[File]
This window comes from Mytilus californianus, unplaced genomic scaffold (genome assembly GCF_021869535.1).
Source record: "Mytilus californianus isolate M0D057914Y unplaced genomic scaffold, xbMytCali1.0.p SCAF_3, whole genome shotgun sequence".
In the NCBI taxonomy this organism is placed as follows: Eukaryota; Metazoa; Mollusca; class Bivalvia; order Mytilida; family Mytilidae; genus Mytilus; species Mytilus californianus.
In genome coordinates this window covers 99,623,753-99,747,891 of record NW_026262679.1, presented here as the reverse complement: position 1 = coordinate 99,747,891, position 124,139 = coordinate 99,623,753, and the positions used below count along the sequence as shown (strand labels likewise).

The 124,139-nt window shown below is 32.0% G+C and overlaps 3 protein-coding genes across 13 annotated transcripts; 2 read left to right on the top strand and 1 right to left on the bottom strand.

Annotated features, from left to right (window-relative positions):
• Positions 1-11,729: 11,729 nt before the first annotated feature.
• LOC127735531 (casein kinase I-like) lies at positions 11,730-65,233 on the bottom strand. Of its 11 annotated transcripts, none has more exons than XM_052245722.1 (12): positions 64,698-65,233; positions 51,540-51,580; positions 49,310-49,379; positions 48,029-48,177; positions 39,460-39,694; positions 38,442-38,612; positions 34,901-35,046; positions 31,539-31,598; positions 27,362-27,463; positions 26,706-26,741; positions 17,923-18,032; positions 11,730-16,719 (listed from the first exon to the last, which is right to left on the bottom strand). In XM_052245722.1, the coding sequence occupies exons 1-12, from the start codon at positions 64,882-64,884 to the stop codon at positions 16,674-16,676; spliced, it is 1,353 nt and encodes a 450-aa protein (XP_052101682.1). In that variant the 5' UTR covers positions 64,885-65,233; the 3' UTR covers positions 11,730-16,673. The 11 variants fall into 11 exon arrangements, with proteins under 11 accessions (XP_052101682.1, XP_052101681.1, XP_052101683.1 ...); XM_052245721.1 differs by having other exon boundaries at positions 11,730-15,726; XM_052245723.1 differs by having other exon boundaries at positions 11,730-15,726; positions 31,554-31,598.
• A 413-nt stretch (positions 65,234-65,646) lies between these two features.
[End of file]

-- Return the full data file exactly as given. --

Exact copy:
This window comes from Mytilus californianus, unplaced genomic scaffold (genome assembly GCF_021869535.1).
Source record: "Mytilus californianus isolate M0D057914Y unplaced genomic scaffold, xbMytCali1.0.p SCAF_3, whole genome shotgun sequence".
In the NCBI taxonomy this organism is placed as follows: Eukaryota; Metazoa; Mollusca; class Bivalvia; order Mytilida; family Mytilidae; genus Mytilus; species Mytilus californianus.
In genome coordinates this window covers 99,623,753-99,747,891 of record NW_026262679.1, presented here as the reverse complement: position 1 = coordinate 99,747,891, position 124,139 = coordinate 99,623,753, and the positions used below count along the sequence as shown (strand labels likewise).

The 124,139-nt window shown below is 32.0% G+C and overlaps 3 protein-coding genes across 13 annotated transcripts; 2 read left to right on the top strand and 1 right to left on the bottom strand.

Annotated features, from left to right (window-relative positions):
• Positions 1-11,729: 11,729 nt before the first annotated feature.
• LOC127735531 (casein kinase I-like) lies at positions 11,730-65,233 on the bottom strand. Of its 11 annotated transcripts, none has more exons than XM_052245722.1 (12): positions 64,698-65,233; positions 51,540-51,580; positions 49,310-49,379; positions 48,029-48,177; positions 39,460-39,694; positions 38,442-38,612; positions 34,901-35,046; positions 31,539-31,598; positions 27,362-27,463; positions 26,706-26,741; positions 17,923-18,032; positions 11,730-16,719 (listed from the first exon to the last, which is right to left on the bottom strand). In XM_052245722.1, the coding sequence occupies exons 1-12, from the start codon at positions 64,882-64,884 to the stop codon at positions 16,674-16,676; spliced, it is 1,353 nt and encodes a 450-aa protein (XP_052101682.1). In that variant the 5' UTR covers positions 64,885-65,233; the 3' UTR covers positions 11,730-16,673. The 11 variants fall into 11 exon arrangements, with proteins under 11 accessions (XP_052101682.1, XP_052101681.1, XP_052101683.1 ...); XM_052245721.1 differs by having other exon boundaries at positions 11,730-15,726; XM_052245723.1 differs by having other exon boundaries at positions 11,730-15,726; positions 31,554-31,598.
• A 413-nt stretch (positions 65,234-65,646) lies between these two features.